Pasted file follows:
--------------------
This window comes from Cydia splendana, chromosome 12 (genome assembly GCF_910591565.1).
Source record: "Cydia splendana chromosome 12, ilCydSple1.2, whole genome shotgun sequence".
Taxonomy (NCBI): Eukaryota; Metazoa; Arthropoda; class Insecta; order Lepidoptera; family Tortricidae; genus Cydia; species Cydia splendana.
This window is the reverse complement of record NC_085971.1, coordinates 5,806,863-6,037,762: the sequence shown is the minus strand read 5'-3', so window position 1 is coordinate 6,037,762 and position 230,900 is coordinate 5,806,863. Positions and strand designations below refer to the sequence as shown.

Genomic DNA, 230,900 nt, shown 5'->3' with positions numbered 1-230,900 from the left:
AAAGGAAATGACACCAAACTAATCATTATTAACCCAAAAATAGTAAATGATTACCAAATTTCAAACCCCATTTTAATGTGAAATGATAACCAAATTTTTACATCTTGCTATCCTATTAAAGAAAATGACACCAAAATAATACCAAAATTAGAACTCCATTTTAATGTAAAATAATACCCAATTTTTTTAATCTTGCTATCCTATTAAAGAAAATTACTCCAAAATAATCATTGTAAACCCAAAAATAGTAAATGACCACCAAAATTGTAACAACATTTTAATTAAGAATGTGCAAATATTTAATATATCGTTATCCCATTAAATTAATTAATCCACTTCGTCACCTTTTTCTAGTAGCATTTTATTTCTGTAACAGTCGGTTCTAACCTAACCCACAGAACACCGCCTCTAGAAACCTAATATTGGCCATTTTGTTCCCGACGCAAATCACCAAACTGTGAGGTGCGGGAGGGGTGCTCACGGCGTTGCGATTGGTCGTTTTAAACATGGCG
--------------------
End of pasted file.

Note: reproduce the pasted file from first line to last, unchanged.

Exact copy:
This window comes from Cydia splendana, chromosome 12 (genome assembly GCF_910591565.1).
Source record: "Cydia splendana chromosome 12, ilCydSple1.2, whole genome shotgun sequence".
Taxonomy (NCBI): Eukaryota; Metazoa; Arthropoda; class Insecta; order Lepidoptera; family Tortricidae; genus Cydia; species Cydia splendana.
This window is the reverse complement of record NC_085971.1, coordinates 5,806,863-6,037,762: the sequence shown is the minus strand read 5'-3', so window position 1 is coordinate 6,037,762 and position 230,900 is coordinate 5,806,863. Positions and strand designations below refer to the sequence as shown.

Genomic DNA, 230,900 nt, shown 5'->3' with positions numbered 1-230,900 from the left:
AAAGGAAATGACACCAAACTAATCATTATTAACCCAAAAATAGTAAATGATTACCAAATTTCAAACCCCATTTTAATGTGAAATGATAACCAAATTTTTACATCTTGCTATCCTATTAAAGAAAATGACACCAAAATAATACCAAAATTAGAACTCCATTTTAATGTAAAATAATACCCAATTTTTTTAATCTTGCTATCCTATTAAAGAAAATTACTCCAAAATAATCATTGTAAACCCAAAAATAGTAAATGACCACCAAAATTGTAACAACATTTTAATTAAGAATGTGCAAATATTTAATATATCGTTATCCCATTAAATTAATTAATCCACTTCGTCACCTTTTTCTAGTAGCATTTTATTTCTGTAACAGTCGGTTCTAACCTAACCCACAGAACACCGCCTCTAGAAACCTAATATTGGCCATTTTGTTCCCGACGCAAATCACCAAACTGTGAGGTGCGGGAGGGGTGCTCACGGCGTTGCGATTGGTCGTTTTAAACATGGCG